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Published in NorthEast Tennis Magazine
NorthEast Tennis Magazine
By Lonnie Resnick, DPM
Does foot pain prevent you from playing at the top of your game?
When exercising or conditioning your body, do you ever include your feet? Agility, quickness and balance in tennis are all dependent on healthy and proper functioning feet. As strange as it may sound, a basic knowledge of foot injuries and how to care for them can provide many more hours of enjoyable, pain-free tennis.
Heel and Arch injuries
The most common injury near the heel is called "plantar fasciitis". The plantar fascia attaches from the heel bone to just behind the toes. It's a cord-like structure that stretches as the arch collapses. In cases where it's repeatedly stretched, injury may occur to these
fibers. You'll feel the pain at its attachment to the heel or in the arch area. Often, the pain is worse after sitting and then standing up - this can be a very debilitating injury.
Prevention involves stopping the motion of hyper-pronation (excessive flattening of the arches). This is best done by replacing tennis shoes before excessive wear occurs. When purchasing tennis shoes, look for a model with a significant built-in arch. Some people may need to add an over-the-counter arch support or a custom-made orthotic to control their hyper-pronation. Stretching your calf muscles and/or using night splints can also lower your chances of developing plantar fasciitis.
If symptoms occur, treatment may include a combination of anti-inflammatory remedies and reducing hyperpronation. Icing, non-steroidal anti-inflammatory medicines, physical therapy and massage are examples of ways to reduce the inflammation. New shoes, tapings, over-the-counter arch supports or custom-made orthotics are ways to reduce hyperpronation. A decrease of activity also helps allow for healing.
Tennis players are prone to pain under the balls of their feet due to the amount of "bouncing" and pounding in that area. There are five metatarsal bones which bear almost all the weight when standing in a ready position alone. A high-arched foot type is more prone to injury in this area. The soft tissues (ball of the foot) below the metatarsal bones are prone to inflammation from the repeated trauma. This will make weight bearing painful.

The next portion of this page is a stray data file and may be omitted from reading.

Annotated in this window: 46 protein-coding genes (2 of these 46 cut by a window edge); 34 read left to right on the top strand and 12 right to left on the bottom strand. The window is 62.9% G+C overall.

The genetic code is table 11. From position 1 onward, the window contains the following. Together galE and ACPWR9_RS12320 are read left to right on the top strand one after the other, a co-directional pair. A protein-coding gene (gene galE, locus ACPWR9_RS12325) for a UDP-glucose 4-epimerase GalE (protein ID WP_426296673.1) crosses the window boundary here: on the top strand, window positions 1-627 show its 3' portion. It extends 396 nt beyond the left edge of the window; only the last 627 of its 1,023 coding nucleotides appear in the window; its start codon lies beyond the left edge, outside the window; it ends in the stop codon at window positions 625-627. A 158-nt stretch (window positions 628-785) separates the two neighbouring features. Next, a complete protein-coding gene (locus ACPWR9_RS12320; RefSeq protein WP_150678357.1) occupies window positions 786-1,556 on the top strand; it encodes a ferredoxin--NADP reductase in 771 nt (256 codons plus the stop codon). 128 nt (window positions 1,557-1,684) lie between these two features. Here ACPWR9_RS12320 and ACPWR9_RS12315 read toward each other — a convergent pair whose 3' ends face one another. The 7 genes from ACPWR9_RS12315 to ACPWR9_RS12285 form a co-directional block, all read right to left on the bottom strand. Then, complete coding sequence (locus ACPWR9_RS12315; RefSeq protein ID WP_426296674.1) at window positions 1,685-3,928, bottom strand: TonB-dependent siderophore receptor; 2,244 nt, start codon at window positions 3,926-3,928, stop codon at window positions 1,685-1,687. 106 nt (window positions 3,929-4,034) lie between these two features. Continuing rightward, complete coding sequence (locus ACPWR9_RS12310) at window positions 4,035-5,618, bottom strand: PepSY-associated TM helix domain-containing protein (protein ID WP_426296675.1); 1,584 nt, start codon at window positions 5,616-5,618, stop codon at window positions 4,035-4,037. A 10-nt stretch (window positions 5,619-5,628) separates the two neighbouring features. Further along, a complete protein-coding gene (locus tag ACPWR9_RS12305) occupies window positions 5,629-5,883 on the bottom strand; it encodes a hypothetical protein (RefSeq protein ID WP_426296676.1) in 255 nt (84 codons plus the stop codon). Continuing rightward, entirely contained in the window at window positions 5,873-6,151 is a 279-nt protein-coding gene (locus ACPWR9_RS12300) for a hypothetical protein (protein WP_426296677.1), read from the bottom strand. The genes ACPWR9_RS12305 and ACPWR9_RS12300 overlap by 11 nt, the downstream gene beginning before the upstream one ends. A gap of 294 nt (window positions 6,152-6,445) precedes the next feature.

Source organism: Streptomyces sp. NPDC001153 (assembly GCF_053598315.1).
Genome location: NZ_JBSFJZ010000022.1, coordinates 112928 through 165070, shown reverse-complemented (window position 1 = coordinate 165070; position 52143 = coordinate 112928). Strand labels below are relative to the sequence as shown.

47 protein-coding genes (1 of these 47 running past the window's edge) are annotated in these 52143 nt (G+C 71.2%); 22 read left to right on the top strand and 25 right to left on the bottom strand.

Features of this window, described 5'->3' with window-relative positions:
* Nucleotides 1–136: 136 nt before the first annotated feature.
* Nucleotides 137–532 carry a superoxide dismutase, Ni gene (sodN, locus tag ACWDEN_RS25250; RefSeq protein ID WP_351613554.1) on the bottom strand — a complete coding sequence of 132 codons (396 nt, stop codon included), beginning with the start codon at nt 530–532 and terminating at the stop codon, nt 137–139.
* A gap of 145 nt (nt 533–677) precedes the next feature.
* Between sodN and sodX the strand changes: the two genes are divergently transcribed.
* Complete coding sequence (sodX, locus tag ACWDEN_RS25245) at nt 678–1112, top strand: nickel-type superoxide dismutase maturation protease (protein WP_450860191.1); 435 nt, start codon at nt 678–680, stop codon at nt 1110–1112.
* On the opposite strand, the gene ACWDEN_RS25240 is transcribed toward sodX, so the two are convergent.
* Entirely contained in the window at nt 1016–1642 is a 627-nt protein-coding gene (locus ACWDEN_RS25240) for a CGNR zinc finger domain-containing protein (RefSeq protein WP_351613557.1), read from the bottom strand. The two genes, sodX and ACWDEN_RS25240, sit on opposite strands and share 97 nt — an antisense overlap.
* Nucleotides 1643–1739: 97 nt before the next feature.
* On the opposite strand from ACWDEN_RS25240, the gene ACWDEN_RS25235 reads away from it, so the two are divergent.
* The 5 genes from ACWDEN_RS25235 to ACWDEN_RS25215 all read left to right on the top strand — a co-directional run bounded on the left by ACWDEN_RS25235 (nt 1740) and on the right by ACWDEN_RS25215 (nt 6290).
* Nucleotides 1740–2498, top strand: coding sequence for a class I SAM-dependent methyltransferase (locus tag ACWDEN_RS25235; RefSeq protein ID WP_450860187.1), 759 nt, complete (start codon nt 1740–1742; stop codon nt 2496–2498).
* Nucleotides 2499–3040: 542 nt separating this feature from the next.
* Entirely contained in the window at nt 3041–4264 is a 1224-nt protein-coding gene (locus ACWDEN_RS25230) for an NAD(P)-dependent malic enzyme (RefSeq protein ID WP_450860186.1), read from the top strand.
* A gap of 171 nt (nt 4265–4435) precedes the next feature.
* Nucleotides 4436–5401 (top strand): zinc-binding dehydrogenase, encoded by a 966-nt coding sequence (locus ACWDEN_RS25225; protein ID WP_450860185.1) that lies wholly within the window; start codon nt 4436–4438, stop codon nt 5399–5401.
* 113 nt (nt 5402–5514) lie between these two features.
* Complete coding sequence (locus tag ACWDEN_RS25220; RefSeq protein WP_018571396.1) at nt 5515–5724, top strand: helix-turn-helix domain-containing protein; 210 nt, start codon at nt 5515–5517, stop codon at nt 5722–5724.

X-rays may be necessary to rule out a stress fracture -x-rays can also tell the length and position of each bone, which can explain why one bone becomes stressed from excessive pressure. In most cases of stress fractures, a removable walking boot and rest is all that is needed to heal. If the injury is isolated to the soft tissue at the ball of the foot, the approach is a combination of therapies to reduce the inflammation as discussed above and an effort to disperse the pressure. The latter is done by increasing the arch support so that the arch will bear more weight. A "metatarsal" pad placed under the shoe insole just behind the ball of the foot may also disperse the weight. Prevention tips? The best approach is to take action at the first signs of pain. Replace worn down sneakers ASAP. Begin icing the area about 15 minutes after playing, and again in the evening. Consider adding a metatarsal pad. Finally, see a local podiatrist if pain persists.
Pain along the tops of the feet
Pain across the top of the feet is very common - due to the many positions the foot goes through while playing. Tendons may work overtime to continually reposition the foot. This excess strain on the fibers of the tendons can lead to tendonitis - a condition more common in players with "fallen" arches. The pain is usually felt while active, and not while resting. Since this injury is most common in people whose feet flatten out excessively, arch supports, along with sneakers designed to control hyper-pronation (the flattening motion) are effective in prevention. Rest, ice, elevation, compression, physical